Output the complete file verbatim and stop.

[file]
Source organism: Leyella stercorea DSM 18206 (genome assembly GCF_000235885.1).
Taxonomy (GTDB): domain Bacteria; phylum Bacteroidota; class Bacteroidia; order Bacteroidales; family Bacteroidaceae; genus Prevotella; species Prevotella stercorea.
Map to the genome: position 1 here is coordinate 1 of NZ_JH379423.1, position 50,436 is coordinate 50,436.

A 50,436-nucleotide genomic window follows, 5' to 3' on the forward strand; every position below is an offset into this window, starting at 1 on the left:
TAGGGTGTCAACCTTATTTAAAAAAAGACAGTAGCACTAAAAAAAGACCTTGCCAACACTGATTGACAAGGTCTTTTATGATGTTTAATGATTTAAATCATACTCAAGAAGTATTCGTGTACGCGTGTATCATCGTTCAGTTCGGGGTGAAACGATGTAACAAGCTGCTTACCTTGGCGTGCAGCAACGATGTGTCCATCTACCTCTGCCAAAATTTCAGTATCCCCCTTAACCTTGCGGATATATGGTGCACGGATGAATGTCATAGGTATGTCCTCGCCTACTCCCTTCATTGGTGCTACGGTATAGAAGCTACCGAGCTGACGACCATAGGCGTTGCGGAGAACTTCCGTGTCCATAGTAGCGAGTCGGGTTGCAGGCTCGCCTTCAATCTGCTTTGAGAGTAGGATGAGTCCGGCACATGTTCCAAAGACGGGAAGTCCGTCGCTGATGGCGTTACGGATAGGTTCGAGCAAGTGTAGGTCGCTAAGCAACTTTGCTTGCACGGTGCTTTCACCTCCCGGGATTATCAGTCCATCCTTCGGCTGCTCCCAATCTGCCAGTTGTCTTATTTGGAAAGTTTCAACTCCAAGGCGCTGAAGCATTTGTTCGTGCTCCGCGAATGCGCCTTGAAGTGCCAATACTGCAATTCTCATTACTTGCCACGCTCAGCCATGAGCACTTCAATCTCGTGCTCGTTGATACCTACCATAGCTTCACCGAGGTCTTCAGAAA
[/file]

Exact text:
Source organism: Leyella stercorea DSM 18206 (genome assembly GCF_000235885.1).
Taxonomy (GTDB): domain Bacteria; phylum Bacteroidota; class Bacteroidia; order Bacteroidales; family Bacteroidaceae; genus Prevotella; species Prevotella stercorea.
Map to the genome: position 1 here is coordinate 1 of NZ_JH379423.1, position 50,436 is coordinate 50,436.

A 50,436-nucleotide genomic window follows, 5' to 3' on the forward strand; every position below is an offset into this window, starting at 1 on the left:
TAGGGTGTCAACCTTATTTAAAAAAAGACAGTAGCACTAAAAAAAGACCTTGCCAACACTGATTGACAAGGTCTTTTATGATGTTTAATGATTTAAATCATACTCAAGAAGTATTCGTGTACGCGTGTATCATCGTTCAGTTCGGGGTGAAACGATGTAACAAGCTGCTTACCTTGGCGTGCAGCAACGATGTGTCCATCTACCTCTGCCAAAATTTCAGTATCCCCCTTAACCTTGCGGATATATGGTGCACGGATGAATGTCATAGGTATGTCCTCGCCTACTCCCTTCATTGGTGCTACGGTATAGAAGCTACCGAGCTGACGACCATAGGCGTTGCGGAGAACTTCCGTGTCCATAGTAGCGAGTCGGGTTGCAGGCTCGCCTTCAATCTGCTTTGAGAGTAGGATGAGTCCGGCACATGTTCCAAAGACGGGAAGTCCGTCGCTGATGGCGTTACGGATAGGTTCGAGCAAGTGTAGGTCGCTAAGCAACTTTGCTTGCACGGTGCTTTCACCTCCCGGGATTATCAGTCCATCCTTCGGCTGCTCCCAATCTGCCAGTTGTCTTATTTGGAAAGTTTCAACTCCAAGGCGCTGAAGCATTTGTTCGTGCTCCGCGAATGCGCCTTGAAGTGCCAATACTGCAATTCTCATTACTTGCCACGCTCAGCCATGAGCACTTCAATCTCGTGCTCGTTGATACCTACCATAGCTTCACCGAGGTCTTCAGAAA